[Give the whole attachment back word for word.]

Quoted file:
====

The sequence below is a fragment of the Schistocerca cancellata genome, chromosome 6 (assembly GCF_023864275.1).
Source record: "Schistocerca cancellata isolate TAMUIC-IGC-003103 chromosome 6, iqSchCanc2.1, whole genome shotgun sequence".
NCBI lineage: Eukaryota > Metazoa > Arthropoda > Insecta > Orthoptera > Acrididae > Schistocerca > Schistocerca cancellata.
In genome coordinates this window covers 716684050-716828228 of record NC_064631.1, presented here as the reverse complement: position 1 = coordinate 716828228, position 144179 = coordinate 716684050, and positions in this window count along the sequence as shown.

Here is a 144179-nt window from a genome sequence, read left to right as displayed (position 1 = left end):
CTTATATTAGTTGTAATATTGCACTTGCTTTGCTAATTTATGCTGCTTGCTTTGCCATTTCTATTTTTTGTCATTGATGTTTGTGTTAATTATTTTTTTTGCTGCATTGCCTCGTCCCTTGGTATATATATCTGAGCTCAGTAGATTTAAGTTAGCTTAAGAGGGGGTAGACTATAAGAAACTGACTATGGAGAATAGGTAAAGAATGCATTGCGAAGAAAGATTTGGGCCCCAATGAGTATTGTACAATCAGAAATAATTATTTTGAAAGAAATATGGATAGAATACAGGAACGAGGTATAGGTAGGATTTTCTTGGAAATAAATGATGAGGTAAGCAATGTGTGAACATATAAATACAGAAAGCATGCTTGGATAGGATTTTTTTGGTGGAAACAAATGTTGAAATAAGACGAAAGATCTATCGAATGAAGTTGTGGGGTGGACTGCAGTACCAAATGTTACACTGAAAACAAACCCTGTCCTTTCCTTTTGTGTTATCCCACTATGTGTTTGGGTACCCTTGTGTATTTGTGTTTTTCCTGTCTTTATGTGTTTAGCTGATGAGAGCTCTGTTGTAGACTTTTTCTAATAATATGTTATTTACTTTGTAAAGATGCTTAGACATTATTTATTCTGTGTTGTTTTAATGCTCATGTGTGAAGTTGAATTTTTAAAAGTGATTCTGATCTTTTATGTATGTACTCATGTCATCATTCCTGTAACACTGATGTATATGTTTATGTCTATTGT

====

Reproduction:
The sequence below is a fragment of the Schistocerca cancellata genome, chromosome 6 (assembly GCF_023864275.1).
Source record: "Schistocerca cancellata isolate TAMUIC-IGC-003103 chromosome 6, iqSchCanc2.1, whole genome shotgun sequence".
NCBI lineage: Eukaryota > Metazoa > Arthropoda > Insecta > Orthoptera > Acrididae > Schistocerca > Schistocerca cancellata.
In genome coordinates this window covers 716684050-716828228 of record NC_064631.1, presented here as the reverse complement: position 1 = coordinate 716828228, position 144179 = coordinate 716684050, and positions in this window count along the sequence as shown.

Here is a 144179-nt window from a genome sequence, read left to right as displayed (position 1 = left end):
CTTATATTAGTTGTAATATTGCACTTGCTTTGCTAATTTATGCTGCTTGCTTTGCCATTTCTATTTTTTGTCATTGATGTTTGTGTTAATTATTTTTTTTGCTGCATTGCCTCGTCCCTTGGTATATATATCTGAGCTCAGTAGATTTAAGTTAGCTTAAGAGGGGGTAGACTATAAGAAACTGACTATGGAGAATAGGTAAAGAATGCATTGCGAAGAAAGATTTGGGCCCCAATGAGTATTGTACAATCAGAAATAATTATTTTGAAAGAAATATGGATAGAATACAGGAACGAGGTATAGGTAGGATTTTCTTGGAAATAAATGATGAGGTAAGCAATGTGTGAACATATAAATACAGAAAGCATGCTTGGATAGGATTTTTTTGGTGGAAACAAATGTTGAAATAAGACGAAAGATCTATCGAATGAAGTTGTGGGGTGGACTGCAGTACCAAATGTTACACTGAAAACAAACCCTGTCCTTTCCTTTTGTGTTATCCCACTATGTGTTTGGGTACCCTTGTGTATTTGTGTTTTTCCTGTCTTTATGTGTTTAGCTGATGAGAGCTCTGTTGTAGACTTTTTCTAATAATATGTTATTTACTTTGTAAAGATGCTTAGACATTATTTATTCTGTGTTGTTTTAATGCTCATGTGTGAAGTTGAATTTTTAAAAGTGATTCTGATCTTTTATGTATGTACTCATGTCATCATTCCTGTAACACTGATGTATATGTTTATGTCTATTGT